Amid concerns about shortages of protective equipment, more than 1,700 Chinese medical workers have been infected by the new coronavirus since the outbreak began, a senior Chinese official announced Friday, underscoring the country's struggle to contain a deepening health crisis.
Six of the workers have died, Zeng Yixin, vice director of the National Health Commission, said at a news conference. The health commission is "highly concerned about this issue" and has issued guidelines for the prevention and control of infection within medical institutions, he said. Shortages of masks and protective gear have sparked a crisis for medical staff as they deal with more than 60,000 cases of the deadly virus.
The death toll from China's virus epidemic neared 1,400 on Friday. Nearly 64,000 people are now recorded as having fallen ill from the virus in China, with officials revealing that 1,716 health workers had been infected.
The majority of cases of infections among health workers was in Hubei's capital, Wuhan, where many have lacked proper masks and gear to protect themselves in hospitals dealing with a deluge of patients. Some 80,000 medical workers were involved in combatting the epidemic in Wuhan, the city government said earlier this month.
The grim figures come a week after grief and public anger erupted over the death of a whistleblowing doctor who had been reprimanded and silenced by police after raising the alarm about the virus in December. The scale of the epidemic swelled this week after authorities in central Hubei province, the epicenter of the contagion, changed their criteria for counting cases, adding thousands of new patients to their tally. The health emergency in China has caused fears of further global contagion, with more than two-dozen countries reporting hundreds of cases among them. Three people have died outside mainland China.
Meanwhile, a shortage of surgical masks has added to anxiety about the spread of a deadly coronavirus in neighboring countries. Nearly 1.5 million people joined an online queue to buy face masks from chain pharmacy Watsons on Friday in Hong Kong, as reported by German news agency, DPA. Watsons told local broadcaster RTHK that, though only 30,000 people were able to purchase the masks, 1.49 million people joined the queue to register for purchase before the online page closed Friday afternoon.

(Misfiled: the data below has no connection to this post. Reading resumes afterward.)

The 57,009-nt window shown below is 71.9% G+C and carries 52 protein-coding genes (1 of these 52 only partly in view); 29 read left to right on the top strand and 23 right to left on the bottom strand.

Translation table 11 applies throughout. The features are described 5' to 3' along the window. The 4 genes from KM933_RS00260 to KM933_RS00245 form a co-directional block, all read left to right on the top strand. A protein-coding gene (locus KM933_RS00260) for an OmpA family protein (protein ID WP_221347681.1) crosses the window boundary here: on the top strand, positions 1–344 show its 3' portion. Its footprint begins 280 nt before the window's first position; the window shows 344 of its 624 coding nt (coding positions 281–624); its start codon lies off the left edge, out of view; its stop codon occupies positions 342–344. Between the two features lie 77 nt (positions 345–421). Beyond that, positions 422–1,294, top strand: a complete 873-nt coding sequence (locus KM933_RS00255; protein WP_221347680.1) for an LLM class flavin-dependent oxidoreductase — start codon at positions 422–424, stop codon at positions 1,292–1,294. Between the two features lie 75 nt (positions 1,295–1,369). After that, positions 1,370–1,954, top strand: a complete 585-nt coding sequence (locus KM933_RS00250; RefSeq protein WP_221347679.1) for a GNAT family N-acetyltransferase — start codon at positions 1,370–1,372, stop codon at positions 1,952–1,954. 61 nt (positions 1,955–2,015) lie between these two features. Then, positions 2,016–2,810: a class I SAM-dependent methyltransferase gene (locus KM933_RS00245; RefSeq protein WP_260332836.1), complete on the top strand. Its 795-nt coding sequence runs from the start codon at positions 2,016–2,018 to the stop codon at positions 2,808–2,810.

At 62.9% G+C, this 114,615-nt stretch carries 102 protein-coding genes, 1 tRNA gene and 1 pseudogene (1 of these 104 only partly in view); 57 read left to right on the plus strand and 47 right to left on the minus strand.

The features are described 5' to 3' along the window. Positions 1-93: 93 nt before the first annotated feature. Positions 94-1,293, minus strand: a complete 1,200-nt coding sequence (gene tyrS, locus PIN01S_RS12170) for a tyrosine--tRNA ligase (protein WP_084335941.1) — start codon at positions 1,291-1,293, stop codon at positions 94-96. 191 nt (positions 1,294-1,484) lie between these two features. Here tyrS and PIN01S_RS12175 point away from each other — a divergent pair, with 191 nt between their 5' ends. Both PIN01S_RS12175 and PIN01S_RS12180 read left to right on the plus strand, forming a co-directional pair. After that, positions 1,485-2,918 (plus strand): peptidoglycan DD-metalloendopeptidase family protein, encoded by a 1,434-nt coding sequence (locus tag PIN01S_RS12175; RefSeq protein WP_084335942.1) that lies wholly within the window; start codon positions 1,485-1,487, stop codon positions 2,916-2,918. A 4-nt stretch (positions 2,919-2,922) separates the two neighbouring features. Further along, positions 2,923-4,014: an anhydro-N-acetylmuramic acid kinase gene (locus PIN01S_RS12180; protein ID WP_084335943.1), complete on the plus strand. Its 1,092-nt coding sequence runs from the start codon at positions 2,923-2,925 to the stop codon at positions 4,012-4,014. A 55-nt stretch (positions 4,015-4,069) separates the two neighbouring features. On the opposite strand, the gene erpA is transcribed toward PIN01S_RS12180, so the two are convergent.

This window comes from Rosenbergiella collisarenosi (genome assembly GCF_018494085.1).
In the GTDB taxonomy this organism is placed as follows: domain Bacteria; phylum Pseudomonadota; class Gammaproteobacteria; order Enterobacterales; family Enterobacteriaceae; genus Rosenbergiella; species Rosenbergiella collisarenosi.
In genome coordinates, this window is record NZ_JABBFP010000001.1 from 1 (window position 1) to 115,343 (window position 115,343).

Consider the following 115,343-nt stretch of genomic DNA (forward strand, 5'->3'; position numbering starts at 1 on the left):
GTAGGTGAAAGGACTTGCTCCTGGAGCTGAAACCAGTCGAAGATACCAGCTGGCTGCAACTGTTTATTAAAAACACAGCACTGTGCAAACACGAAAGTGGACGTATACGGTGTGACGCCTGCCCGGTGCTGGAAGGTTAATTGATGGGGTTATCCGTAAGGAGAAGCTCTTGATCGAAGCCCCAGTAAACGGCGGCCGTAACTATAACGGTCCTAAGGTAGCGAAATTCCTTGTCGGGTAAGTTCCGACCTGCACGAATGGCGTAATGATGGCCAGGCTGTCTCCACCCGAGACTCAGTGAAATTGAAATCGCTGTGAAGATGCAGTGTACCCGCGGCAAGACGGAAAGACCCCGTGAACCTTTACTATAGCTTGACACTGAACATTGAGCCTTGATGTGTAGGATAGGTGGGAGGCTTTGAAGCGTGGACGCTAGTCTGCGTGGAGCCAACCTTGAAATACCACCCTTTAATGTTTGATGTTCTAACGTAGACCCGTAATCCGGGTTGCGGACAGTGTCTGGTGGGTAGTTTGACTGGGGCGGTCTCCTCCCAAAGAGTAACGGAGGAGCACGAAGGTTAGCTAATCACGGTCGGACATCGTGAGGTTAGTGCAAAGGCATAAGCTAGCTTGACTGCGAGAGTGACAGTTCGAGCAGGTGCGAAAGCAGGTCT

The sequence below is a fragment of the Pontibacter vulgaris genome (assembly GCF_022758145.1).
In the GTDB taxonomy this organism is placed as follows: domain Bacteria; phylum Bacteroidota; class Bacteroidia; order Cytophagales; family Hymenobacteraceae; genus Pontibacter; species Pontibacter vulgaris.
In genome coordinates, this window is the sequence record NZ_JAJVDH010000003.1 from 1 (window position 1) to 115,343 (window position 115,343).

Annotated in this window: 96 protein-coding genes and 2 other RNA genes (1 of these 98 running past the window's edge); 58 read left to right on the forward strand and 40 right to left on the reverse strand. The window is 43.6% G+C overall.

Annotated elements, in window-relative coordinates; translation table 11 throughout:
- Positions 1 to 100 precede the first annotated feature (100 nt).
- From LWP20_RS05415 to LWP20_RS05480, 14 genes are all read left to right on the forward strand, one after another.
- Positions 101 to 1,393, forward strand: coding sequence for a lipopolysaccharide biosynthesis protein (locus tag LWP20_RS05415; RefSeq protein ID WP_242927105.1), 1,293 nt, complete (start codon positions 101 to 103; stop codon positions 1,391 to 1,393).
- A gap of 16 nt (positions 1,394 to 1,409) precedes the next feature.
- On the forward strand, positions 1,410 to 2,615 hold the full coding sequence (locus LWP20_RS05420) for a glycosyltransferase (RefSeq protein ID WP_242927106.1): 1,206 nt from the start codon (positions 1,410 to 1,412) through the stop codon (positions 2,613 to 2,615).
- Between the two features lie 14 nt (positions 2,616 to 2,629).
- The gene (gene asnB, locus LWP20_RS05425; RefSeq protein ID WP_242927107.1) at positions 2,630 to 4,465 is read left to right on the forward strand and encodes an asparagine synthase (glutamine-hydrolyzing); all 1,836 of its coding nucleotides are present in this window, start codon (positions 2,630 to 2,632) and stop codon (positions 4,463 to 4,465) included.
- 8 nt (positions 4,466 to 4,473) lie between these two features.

In Taiwan too, people are keen to protect themselves against Covid-19 and leaders sought to reassure the residents that there is no shortage of protective gear. As of Friday, Taiwan has reported 18 cases of the virus, all linked to people returning from China or transit in Hong Kong, with no fatalities. Taiwanese President Tsai Ing-wen and Prime Minister Su Tseng-chang visited factories producing alcohol sanitizers and face masks respectively on Friday. Each person covered by Taiwan's national health insurance is allowed to purchase two masks a week at a unit price of five New Taiwan dollars ($0.17).
More cruise liners blocked at sea
Vietnam has denied permission to dock to two cruise ships amid fears of coronavirus infections on board, according to state media, ship tracking websites and messages posted to social media by passengers. Because of the virus, many cruises in Southeast Asia are being canceled while others currently sailing are being re-routed, skipping originally scheduled stops in China, Hong Kong and Singapore.
Stoking fears in countries that usually allow cruise ships to dock is the quarantine in Japan of the Diamond Princess, also managed by a unit of Carnival Corp. Of the 3,700 passengers and crew on that vessel, 218 have tested positive for the virus.
Passengers on another Carnival Corp cruise ship, the MS Westerdam, spent two weeks at sea after being turned away by five countries, including Thailand, over coronavirus fears, before they began to disembark in Cambodia on Friday.
The Norwegian Jade, operated by Norwegian Cruise Line Holdings Ltd, was also denied permission to dock in Vietnam, passengers on board the ship said in Twitter messages, but its captain said there were no virus cases on board.